The bond issue, now totaling $6.95 million, includes funding for the 2011 and 2012 street reconstruction programs and refunding of water revenue bonds sold in 2004, said Sharon Legg, city finance director.
But Legg said the golf project bond issue would actually total some $800,000 for the public purpose and would be paid back from golf course revenues.
The balance of the project cost involving a private entity, that is GolfTec, would be paid for through an internal loan from the special assessment fund, she said.
To operate the learning center, which will have two bays and a welcome area, the council approved a lease agreement to run through Sept. 30, 2018 with GolfTEC.
Having GolfTEC on board will provide a “high quality, world class golf instructional facility,” Anderson said.
“It’s a high tech business,” he said.
Jim McNaney, city manager of GolfTEC Minnesota, presented the GolfTEC proposal to the council Jan. 7.
“We are excited to be partner with the city in what is a unique opportunity that has not been done nationally before,” McNaney said.
The goal is to create destination appeal for the Bunker Hills experience, a wide range of instructional programs for the diverse customer base and a unified team of professionals – GolfTEC and Bunker Hills staff – to offer great service to the client base, according to McNaney.
The learning center, which will be equipped with state-of-the-art teaching technology and staffed with full-time, year-round PGA golf professionals, is intended to drive traffic from GolfTec’s four other Twin Cities improvement center to Bunker Hills, McNaney said.
GolfTEC has 165 instructional centers in the U.S., Canada, Mexico and Japan.
But Bunker Hills would be the only GolfTEC location in Minnesota – it has four other sites – that would be located on a golf course, McNaney said.
According to City Attorney David Brodie, the lease agreement has an option for another five years beyond 2018.
GolfTEC will pay an initial rent of $500 a month which will increase incrementally to $1,500 a month during the initial term of the lease, Brodie stated in a memo to the council.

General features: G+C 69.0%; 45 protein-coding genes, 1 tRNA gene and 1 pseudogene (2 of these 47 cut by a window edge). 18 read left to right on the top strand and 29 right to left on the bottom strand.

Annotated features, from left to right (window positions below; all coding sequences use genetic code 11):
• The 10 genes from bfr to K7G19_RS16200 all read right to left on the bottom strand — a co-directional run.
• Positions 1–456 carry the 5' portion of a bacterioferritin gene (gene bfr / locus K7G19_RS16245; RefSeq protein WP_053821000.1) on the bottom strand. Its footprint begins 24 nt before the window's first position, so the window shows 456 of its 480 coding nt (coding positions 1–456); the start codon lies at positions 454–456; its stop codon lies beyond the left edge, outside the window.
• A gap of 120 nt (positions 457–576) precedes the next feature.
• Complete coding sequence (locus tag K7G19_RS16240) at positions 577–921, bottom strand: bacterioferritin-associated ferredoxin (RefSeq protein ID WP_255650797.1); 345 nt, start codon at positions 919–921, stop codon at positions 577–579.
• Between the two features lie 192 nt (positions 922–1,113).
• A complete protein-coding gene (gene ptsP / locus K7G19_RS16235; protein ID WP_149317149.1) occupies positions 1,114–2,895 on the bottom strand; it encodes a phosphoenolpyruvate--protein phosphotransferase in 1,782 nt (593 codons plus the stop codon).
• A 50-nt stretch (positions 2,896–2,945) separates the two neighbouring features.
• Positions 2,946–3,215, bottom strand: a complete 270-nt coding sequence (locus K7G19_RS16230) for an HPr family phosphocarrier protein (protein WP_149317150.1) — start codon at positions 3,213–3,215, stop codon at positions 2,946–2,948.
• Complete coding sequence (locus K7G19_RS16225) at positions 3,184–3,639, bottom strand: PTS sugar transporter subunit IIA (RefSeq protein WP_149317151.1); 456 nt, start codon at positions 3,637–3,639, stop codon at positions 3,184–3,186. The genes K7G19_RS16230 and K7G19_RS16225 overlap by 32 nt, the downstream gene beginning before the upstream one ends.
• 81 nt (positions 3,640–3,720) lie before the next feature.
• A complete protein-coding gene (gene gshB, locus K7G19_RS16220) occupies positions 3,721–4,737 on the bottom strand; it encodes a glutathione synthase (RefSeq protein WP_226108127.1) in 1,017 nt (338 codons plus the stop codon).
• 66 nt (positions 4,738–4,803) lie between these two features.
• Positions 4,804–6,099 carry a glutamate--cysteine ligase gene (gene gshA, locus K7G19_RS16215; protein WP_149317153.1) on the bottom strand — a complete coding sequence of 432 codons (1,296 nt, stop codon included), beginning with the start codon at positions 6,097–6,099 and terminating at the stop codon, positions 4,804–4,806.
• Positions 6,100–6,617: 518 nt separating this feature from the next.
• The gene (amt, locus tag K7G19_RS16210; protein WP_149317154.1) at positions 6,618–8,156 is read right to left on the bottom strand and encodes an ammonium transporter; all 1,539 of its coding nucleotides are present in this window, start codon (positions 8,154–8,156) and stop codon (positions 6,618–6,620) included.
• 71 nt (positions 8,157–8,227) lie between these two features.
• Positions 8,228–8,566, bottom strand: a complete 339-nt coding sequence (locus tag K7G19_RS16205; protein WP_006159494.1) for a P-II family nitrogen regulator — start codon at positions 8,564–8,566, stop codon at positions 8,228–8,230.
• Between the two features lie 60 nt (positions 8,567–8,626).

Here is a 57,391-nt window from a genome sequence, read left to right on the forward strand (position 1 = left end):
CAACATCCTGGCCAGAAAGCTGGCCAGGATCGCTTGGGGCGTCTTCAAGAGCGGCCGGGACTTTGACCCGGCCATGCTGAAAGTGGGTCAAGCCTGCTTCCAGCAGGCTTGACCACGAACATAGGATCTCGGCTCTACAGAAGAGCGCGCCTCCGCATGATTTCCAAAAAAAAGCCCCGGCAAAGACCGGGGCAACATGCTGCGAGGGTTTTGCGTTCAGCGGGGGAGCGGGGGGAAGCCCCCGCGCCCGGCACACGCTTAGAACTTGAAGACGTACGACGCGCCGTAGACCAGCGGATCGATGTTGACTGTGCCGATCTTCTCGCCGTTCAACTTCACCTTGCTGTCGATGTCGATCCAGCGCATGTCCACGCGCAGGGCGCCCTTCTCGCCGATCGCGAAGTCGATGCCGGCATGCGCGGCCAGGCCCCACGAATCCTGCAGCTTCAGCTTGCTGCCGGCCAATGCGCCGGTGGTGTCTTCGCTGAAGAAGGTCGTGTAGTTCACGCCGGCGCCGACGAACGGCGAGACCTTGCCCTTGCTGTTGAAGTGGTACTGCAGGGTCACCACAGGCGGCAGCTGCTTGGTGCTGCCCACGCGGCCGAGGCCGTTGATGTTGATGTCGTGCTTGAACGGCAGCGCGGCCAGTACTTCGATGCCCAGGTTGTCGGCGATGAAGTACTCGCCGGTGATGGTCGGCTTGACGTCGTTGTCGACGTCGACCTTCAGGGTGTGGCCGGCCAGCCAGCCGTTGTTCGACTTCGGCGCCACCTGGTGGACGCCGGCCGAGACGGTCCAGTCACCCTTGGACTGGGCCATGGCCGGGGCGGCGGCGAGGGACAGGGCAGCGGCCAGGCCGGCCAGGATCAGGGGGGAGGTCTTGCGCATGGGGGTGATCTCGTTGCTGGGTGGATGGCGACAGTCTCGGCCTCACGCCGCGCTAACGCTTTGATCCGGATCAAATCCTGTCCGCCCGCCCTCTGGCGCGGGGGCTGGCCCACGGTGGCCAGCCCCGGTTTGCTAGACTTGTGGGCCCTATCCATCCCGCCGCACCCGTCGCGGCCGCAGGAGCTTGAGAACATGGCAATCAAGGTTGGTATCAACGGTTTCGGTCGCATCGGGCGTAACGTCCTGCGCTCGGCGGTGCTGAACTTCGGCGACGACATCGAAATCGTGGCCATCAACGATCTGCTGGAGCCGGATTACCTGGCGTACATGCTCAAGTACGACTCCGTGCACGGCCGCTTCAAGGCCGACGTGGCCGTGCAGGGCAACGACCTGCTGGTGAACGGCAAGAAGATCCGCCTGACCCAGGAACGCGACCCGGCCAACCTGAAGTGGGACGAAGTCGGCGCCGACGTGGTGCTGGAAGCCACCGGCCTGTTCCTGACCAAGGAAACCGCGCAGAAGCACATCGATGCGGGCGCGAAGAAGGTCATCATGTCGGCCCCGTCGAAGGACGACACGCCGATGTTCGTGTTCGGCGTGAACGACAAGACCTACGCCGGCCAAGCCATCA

In addition, GolfTEC will contribute to the utilities costs and pay a portion of the property tax generated by the agreement (up to $4,800 per year), while the city will receive 5 percent of the revenue from all golf lessons given by GolfTEC at Bunker Hills as well as revenue from golf club sales, he wrote.
The lease agreement provides that GolfTEC will host at least one client event at Bunker Hills and both GolfTEC and Bunker Hills will promote each other in marketing on websites, in print, signage, golf expos, etc., Brodie wrote.
According to Brodie, the city has the option to terminate the lease if the project bid prices are 25 percent greater than current estimates to build the learning center and/or driving range renovation.
That percentage is typical under state contract agreements, Brodie said.
The learning center will be located at the north end of the driving range in a wooded area that is part of the golf course property leased by the city from Anoka County, which operates Bunker Hills Regional Park, according to Anderson.
The learning center design will look like the new clubhouse, Anderson said. “It will be aesthetically appealing,” he said.
Councilmembers were enthusiastic about the project and the lease agreement with GolfTEC.
This is a unique concept that will add so much to the golf course and the city, according to Councilmember Bruce Sanders.
Mayor Tim Howe has visited a GolfTEC facility and it has an “amazing computer system,” he said.
Councilmember Paul Johnson does not play golf, he said. “But this is a fantastic idea that will increase value to the course and make it a signature feature of the city,” Johnson said.
Peter Bodley is at firstname.lastname@example.org